Margaret 'Peg' Mortimer | Resident, Calvary St Catherine's Residential Aged Care

Peg was in the first group from South Australia to join the Australian Women’s Army Service (AWAS). On her first deployment to Sandy Creek, near Gawler, Peg recalls her surprise to find large sacks which the group had to fill with straw for their mattresses:


“There were very limited provisions and facilities for women at that time. Our boys were still being sent to Egypt.”


Peg’s job was as an army stenographer, preparing the embarkation rolls for each soldier which recorded every item they took with them. We were saddened to read many of these same names in the Advertiser newspaper’s casualty lists.



During her time here, Peg was promoted to Corporal before the entire training camp was moved to Woodside in the Adelaide Hills:


“My memories of Woodside are of frozen buckets outside our huts, but happy times dancing the jitterbug when off duty! We had an old 78 record player given to us which was fun and provided some entertainment. After a wait we were finally issued with our uniforms – up until that time we wore our own clothes.”


Peg’s next move was to Dubbo in NSW and from there to Greta where we were informed that the camp had two sections Silver City and Chocolate City – aptly named due to one row of huts having galvanised iron roofs and the other being painted brown!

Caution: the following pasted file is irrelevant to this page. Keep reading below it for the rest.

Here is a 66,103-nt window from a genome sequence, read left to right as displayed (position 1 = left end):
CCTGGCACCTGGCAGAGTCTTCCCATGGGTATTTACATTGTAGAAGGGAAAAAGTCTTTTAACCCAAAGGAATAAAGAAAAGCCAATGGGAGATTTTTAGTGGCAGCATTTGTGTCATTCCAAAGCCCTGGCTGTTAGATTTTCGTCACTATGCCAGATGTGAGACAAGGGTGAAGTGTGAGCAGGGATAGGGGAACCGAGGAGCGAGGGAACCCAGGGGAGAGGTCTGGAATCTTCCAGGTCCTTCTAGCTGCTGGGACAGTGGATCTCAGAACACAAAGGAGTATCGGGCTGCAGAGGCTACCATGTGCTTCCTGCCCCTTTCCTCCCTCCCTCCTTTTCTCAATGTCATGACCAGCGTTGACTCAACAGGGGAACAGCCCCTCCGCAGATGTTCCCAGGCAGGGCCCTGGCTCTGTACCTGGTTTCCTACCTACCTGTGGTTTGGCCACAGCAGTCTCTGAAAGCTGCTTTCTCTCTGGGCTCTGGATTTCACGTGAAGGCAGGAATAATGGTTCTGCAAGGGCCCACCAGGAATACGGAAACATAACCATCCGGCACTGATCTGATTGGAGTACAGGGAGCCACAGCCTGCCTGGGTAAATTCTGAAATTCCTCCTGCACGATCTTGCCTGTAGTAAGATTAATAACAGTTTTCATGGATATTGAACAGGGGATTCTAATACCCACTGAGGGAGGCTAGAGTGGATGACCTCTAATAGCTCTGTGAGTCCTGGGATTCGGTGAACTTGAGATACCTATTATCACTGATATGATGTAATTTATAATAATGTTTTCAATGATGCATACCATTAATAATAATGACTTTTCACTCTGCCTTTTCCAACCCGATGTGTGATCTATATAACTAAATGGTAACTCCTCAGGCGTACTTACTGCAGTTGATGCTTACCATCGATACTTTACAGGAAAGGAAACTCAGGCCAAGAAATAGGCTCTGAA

Peg’s next settlement was in Bonegilla, Victoria specifically to work for the Lieutenant Colonel in charge of the camp, sometimes handling sensitive material and intelligence matters.


Peg’s final destination was to Sydney, to Strathfield Women’s Army accommodation, where she met girls from across Australia as well as another particularly special encounter:


“I travelled to work daily by train to the Docks Services Battalion on the Parramatta River. Myself and the only other female there were directed to have meals in the Sergeants’ Mess at Port Maintenance across the river. Here I met my future husband who had returned from active service in Papua New Guinea on the Kokoda Track.”


It was whilst Peg was still in Sydney that peace was declared with Japan. Peg recalls how everyone descended upon the city, caught up in the “euphoric atmosphere” of Martin Place:


“Celebrations were underway with everyone singing and dancing, people from many nationalities joining together to witness this monumental moment in history. When the war was officially over we were sent back to Adelaide and discharged from the Army. Three and a half years had gone by.”